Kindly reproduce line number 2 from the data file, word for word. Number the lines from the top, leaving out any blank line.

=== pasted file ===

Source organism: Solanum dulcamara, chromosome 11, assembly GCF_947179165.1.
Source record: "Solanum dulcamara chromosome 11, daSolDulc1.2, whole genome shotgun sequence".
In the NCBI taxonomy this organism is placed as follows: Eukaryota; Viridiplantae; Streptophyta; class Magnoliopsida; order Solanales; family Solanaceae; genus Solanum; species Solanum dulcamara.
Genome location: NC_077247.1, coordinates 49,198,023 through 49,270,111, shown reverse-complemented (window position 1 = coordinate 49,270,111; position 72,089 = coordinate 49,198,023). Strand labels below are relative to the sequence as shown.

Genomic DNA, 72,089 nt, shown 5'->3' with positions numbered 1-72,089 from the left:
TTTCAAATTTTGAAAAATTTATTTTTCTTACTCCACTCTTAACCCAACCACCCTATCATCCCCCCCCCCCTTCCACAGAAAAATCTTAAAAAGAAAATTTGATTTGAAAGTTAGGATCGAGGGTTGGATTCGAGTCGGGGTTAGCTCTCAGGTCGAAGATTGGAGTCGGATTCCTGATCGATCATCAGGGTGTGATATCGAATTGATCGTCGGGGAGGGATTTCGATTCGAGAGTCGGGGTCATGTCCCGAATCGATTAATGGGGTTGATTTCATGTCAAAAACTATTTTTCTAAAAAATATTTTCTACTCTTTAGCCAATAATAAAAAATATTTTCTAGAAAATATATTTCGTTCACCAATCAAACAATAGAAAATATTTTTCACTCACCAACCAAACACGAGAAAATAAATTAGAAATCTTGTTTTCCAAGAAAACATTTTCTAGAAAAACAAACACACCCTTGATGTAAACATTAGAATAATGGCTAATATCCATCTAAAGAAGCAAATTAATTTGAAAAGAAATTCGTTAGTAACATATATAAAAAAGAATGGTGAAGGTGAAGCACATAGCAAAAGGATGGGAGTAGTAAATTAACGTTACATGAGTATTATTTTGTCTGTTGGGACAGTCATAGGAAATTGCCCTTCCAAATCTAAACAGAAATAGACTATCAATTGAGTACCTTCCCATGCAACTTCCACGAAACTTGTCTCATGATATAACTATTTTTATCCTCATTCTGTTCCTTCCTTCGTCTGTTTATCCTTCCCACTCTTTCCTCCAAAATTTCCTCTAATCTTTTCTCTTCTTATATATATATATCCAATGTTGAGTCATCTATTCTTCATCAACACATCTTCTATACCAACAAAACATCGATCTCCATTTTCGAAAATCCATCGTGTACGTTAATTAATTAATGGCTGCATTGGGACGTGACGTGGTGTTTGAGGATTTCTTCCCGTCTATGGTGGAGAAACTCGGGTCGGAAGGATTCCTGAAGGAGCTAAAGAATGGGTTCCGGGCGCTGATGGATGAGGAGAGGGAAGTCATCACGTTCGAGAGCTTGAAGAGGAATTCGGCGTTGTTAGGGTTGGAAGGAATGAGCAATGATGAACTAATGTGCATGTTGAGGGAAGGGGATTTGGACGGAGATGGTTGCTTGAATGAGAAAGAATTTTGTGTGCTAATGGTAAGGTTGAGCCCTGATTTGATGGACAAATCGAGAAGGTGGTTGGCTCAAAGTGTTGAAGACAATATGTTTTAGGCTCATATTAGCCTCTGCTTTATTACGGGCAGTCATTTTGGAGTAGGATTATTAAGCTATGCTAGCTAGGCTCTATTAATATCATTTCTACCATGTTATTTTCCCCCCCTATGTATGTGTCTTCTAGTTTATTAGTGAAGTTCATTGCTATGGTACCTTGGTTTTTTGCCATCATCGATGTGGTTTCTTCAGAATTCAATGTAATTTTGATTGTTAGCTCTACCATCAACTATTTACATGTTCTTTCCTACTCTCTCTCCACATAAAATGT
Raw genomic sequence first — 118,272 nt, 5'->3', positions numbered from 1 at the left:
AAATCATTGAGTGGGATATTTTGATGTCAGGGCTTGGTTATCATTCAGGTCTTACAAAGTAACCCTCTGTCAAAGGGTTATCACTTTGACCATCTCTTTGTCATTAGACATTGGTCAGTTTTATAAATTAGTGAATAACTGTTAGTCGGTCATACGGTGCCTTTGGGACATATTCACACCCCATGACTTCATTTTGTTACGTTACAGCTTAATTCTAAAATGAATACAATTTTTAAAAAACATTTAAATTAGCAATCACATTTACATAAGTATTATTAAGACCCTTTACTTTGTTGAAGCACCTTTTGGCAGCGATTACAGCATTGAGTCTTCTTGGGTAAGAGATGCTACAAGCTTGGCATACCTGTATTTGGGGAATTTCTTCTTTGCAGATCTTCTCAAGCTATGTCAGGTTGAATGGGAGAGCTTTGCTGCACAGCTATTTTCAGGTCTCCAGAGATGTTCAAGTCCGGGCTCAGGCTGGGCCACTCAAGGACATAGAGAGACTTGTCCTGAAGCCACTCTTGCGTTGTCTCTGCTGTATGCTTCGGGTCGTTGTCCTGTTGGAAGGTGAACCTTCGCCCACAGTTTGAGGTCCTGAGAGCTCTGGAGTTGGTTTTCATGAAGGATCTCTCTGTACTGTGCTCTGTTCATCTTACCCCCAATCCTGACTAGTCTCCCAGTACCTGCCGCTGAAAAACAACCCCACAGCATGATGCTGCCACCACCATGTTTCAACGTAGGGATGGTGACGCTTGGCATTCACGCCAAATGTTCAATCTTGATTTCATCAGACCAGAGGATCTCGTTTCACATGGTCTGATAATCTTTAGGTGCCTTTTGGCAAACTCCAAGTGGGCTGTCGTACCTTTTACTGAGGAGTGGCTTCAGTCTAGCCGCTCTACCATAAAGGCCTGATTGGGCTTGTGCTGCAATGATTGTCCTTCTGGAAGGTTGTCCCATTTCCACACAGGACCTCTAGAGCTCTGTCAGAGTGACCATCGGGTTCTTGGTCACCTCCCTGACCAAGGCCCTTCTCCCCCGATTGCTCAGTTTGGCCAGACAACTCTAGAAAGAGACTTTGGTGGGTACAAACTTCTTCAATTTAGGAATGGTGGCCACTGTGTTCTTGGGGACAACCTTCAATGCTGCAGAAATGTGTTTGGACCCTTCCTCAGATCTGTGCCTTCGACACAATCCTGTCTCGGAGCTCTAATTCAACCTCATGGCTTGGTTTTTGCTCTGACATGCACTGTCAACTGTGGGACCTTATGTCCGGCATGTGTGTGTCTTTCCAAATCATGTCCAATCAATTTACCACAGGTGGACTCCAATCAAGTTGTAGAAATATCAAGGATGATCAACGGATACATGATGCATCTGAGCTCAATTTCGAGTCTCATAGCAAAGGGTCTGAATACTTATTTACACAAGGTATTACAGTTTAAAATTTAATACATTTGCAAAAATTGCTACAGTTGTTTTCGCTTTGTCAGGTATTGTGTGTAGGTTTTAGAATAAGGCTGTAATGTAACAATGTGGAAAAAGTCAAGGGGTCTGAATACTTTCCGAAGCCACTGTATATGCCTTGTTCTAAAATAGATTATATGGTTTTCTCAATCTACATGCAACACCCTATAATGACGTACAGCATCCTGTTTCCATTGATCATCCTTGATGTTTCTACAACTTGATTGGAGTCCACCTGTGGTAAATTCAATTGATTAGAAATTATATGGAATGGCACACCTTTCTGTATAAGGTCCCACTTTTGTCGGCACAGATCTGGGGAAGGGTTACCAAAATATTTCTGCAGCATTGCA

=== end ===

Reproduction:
Source record: "Solanum dulcamara chromosome 11, daSolDulc1.2, whole genome shotgun sequence".